Rightpet

Chantilly/Tiffany

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Avg. Owner Satisfaction

4.3/5

(6 Reviews)


Is the Chantilly/Tiffany right for you?

The basics:
With Fabio-like locks and the voice of a songbird, the Chantilly was born to be a star. Surprisingly, the breed has very un-diva-like origins: the breeding pair responsible for today’s Chantilly were yard-sale finds. In 1967 a pair of luxuriously long-hared, chocolate-colored cats, Thomas and Shirley, were purchased from an estate sale in New York. Nobody knows quite where Thomas and Shirley came from, or what breeds might be their foundation, but their striking good looks and easy-going temperament made them appealing candidates for a breeding program, and in 1969, Thomas and Shirley became proud parents.

Chocolate-“coated” and “sweet” tempered, the Chantilly has been described as the “Chocoholics Delight”. Despite such an appealing moniker, the Chantilly is an incredibly rare breed. Early breeders hypothesized that the Chantilly might be in some way descended from another chocolate-coated breed, the Burmese; that proved not to be the case.

Unfortunately, the Chantilly has more aliases than a secret agent. The breed was originally registered under the name “Foreign-Longhairs” until it was decided, and rightly so, that this was a generic and bland name. “Tiffany” was proposed, a name associated with elegance and class. Unfortunately, “Tiffanie” was already being used by another breed in development, and so breeders (mostly) settled on Chantilly. Also unfortunately, because the ACA dropped the breed from the registry for being too rare, some breeders began listing their cats as long-haired Burmese (which they definitely were not)! It’s possible the true identity of some of Thomas’ and Shirley’s decedents were lost in the naming shuffle.

Appearance / health:
Though the Chantilly has a medium-sized build, their considerable coat makes them appear much bigger. They are described as having a “semi-foreign” type build, which describes a medium bone structure with long lines and a body slightly thicker than the slender “foreign type”. Their coat is silky-textured and full, semi-long over the body with full neck ruff, plumed tail, and long ear tufts. Despite its length and apparent fullness, the Chantilly does not have a double-coat, and thus does not require the extensive grooming of other long haired breeds. Though the Chantilly is less prone to mats and tangles, they should still be brushed regularly to remove loose hair and prevent hair balls.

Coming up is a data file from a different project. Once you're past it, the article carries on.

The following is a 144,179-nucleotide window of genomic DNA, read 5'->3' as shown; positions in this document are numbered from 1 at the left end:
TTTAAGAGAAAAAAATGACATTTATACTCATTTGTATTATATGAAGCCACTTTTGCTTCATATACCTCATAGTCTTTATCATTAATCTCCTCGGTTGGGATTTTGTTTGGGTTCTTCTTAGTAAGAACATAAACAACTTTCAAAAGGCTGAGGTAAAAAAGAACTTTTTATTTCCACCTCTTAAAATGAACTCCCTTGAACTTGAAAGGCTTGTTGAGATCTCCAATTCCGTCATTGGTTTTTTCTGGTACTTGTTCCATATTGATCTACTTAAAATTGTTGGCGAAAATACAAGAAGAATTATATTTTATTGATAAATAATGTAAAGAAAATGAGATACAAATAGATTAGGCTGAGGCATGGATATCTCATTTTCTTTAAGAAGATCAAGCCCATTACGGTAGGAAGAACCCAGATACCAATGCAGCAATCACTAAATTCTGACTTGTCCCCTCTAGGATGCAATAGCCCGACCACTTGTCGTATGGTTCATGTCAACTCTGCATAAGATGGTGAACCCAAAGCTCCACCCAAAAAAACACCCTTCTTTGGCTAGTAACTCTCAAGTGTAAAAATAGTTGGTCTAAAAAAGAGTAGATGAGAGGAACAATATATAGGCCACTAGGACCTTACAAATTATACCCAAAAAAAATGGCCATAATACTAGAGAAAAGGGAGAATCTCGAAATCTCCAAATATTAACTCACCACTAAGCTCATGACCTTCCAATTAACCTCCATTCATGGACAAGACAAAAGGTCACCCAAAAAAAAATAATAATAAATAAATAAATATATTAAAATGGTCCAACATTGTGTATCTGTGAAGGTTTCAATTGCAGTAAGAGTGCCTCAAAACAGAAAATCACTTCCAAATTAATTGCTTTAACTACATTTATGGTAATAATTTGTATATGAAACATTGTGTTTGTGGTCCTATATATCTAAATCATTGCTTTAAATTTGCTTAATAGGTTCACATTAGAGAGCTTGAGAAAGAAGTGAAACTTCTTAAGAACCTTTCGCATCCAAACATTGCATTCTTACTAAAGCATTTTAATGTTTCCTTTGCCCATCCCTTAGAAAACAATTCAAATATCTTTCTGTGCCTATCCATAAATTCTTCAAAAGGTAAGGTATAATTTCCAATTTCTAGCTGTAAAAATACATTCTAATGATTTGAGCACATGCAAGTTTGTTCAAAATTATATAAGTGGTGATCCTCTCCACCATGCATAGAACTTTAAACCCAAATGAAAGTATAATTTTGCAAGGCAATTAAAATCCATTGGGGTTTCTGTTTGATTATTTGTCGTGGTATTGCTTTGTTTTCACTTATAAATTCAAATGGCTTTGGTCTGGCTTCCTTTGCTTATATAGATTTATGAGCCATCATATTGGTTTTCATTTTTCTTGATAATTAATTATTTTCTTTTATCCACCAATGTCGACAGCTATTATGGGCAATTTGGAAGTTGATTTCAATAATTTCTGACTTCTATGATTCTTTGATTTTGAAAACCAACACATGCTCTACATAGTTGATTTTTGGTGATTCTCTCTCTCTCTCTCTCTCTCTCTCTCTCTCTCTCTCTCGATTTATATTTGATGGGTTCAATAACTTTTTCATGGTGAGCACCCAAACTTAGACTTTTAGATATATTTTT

High cheekbones, a gently sloped nose, and a short, broad muzzle give the Chantilly a well-proportioned and attractive face. Their large, expressive eyes are oval-shaped, and come in shades of yellow, gold, or amber.

Though chocolate is the original color for which the Chantilly is most famous, they may also be cinnamon, fawn, lilac, or blue in either solid or tabby patterns.

Behavior / temperament:
Though describing the chocolate-colored Chantilly as “sweet” is a fun play on words, it’s also a very accurate description of the breed. The Chantilly is devoted to their owners. They’re not demanding, but given the opportunity, they love to be lavished with attention, and to show their owners great affection in return. They may be more inclined to attach themselves very closely to a single person in the household, though they remain friendly with everyone. They don’t like to be left alone for long periods of time, and an anxious Chantilly may be prone to over-grooming, or hair pulling. The Chantilly gets along well with other pets, and having another cat whom they can befriend may help with any separation anxiety. Easy-going and mild, they also do well in families with children. They may be reserved around strangers, but become very friendly once they’ve gotten to know someone.

They are moderately actively, and though they can playful, they are not particularly mischievous. They’re not much for climbing, jumping, and exploring, so your fine China is probably safe around the Chantilly.

The Chantilly is not an overly vocal cat, but when they do communicate, they do so through a series of soft, musical chirps and trilling sounds.

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